Woods makes me thankful I’m not famous

I’ll admit it; I’m fascinated with the latest headlines concerning celebrity news, gossip and scandals.

What is it about celebrities that their mishaps and humiliating moments end up becoming the hot topic during a conversation? Well, “average” human beings tend to be intrigued by stars that have wealth, power and status.

When a well-known celebrity takes a fall that crashes their reputation, it makes us take a look at our average self and our mishaps. These glamorous people aren’t always 100 percent glamorous after all.

Who hasn’t heard about the infamous Tiger Woods scandal? The public viewed Woods as a clean, wholesome image that many could look up to as a role model. Well, dozens of rumors and 15 or so alleged mistresses later; Woods is no longer viewed as the tidy picture perfect athlete.

With sponsors such as AT&T and Gatorade dropping Woods and with his wife Elin filing for divorce, it may take awhile for the golfer to clean up his now defiled image.

Another recent celeb scandal occurred on Christmas day when “Two and a Half-Men” star Charlie Sheen was arrested on accounts of domestic violence charges against his wife, Brooke Mueller. Recently, it was reported that Haines underwear, which featured Sheen in their commercials, dropped him after the fact. Shame on you both, Tiger and Charlie.

Celebrities don’t just make headlines for infidelity and domestic violence; body image issues come into play as well. Actress Kirstie Alley, former sponsor for the Jenny Craig Weight Loss Program, had to deal with her infamous weight loss and gain in the storm of media gossip.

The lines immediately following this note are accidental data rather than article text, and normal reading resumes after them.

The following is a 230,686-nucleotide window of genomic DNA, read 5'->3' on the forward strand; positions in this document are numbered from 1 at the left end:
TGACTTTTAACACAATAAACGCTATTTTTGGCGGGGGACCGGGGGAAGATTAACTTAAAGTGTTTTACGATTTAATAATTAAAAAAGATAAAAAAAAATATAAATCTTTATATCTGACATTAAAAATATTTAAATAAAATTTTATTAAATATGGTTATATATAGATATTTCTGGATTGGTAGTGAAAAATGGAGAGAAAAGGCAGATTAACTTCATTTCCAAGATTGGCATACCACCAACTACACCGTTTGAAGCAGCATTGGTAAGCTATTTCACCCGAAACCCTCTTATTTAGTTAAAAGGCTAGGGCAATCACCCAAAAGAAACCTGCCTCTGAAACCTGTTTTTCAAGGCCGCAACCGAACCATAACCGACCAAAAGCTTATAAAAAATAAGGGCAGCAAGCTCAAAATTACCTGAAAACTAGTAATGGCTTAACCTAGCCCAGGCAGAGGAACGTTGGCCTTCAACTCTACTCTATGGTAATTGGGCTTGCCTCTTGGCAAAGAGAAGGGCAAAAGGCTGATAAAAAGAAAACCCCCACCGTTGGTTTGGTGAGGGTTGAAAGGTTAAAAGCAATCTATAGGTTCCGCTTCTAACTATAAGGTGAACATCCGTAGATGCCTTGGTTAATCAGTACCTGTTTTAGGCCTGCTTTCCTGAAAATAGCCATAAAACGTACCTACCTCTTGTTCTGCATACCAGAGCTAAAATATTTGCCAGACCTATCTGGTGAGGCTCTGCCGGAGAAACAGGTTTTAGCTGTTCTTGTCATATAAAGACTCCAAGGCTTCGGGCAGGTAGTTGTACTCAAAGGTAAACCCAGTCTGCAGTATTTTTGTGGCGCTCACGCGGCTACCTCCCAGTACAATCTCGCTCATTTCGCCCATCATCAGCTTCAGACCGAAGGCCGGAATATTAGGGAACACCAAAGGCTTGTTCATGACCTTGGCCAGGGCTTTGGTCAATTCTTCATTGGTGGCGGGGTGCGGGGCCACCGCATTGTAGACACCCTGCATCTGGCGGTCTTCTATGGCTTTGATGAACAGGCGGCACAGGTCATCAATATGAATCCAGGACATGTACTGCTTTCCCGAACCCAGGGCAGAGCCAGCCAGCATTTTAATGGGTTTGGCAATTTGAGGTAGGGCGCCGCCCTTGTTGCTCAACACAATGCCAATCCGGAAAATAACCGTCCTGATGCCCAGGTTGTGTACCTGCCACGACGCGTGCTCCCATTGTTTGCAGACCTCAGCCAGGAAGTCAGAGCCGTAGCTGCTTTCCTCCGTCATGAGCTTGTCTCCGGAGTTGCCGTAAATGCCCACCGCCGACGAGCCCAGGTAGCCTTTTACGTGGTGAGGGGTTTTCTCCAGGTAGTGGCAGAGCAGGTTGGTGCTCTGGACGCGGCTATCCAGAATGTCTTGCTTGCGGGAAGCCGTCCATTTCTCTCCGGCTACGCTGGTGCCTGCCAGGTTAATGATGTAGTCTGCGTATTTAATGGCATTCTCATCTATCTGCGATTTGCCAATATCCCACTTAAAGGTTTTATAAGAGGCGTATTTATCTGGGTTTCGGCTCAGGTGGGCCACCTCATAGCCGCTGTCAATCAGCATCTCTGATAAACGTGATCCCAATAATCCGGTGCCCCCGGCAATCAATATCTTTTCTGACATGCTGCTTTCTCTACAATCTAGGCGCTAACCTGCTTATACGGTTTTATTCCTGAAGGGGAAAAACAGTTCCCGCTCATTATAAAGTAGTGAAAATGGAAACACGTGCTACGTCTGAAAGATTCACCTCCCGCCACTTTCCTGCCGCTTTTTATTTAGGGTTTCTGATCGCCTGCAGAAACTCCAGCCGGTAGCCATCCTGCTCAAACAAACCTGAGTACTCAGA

During an appearance on the Oprah Winfrey show last spring, Alley said it was “humiliating” gaining her weight back after leaving the weight loss program and that she had “let down” those who looked up to her. Well, that happens. Nobody is perfect.

Now, when we “average” people mess up at more than one point in our lives, we should be grateful that we aren’t under the magnifying glass of media. I honestly do not know what provokes some celebs to commit outlandish or foolish acts since they are aware that their mindless decisions are going to be displayed on everyone’s television screens.

I can’t contemplate making a huge mistake and knowing the whole world is Googling my name. Privacy is less private already with today’s technology. Isn’t it now almost impossible to make a thoughtless decision without more people than you’d like talking about it? I sure think so.

Don’t get me started on Jon and Kate Gosselin. Their spat has been in the media for too long. Did they not realize that being filmed practically 24/7 would do some damage? I suppose not. But, like the rest of us, celebrities are only human. They make the same mistakes we average people make, except we should be grateful we’re not being spoofed on “Saturday Night Live!” I know I am.

All this media coverage relaying celebrities’ mistakes in juicy detail does have a small plus side though. It showcases to readers and/or watchers exactly what not to do. Airing out celebs’ dirty laundry can almost be considered a public service.

Facing a tough decision and seeking some guidance one can ask oneself, “What would Tiger Woods not do?”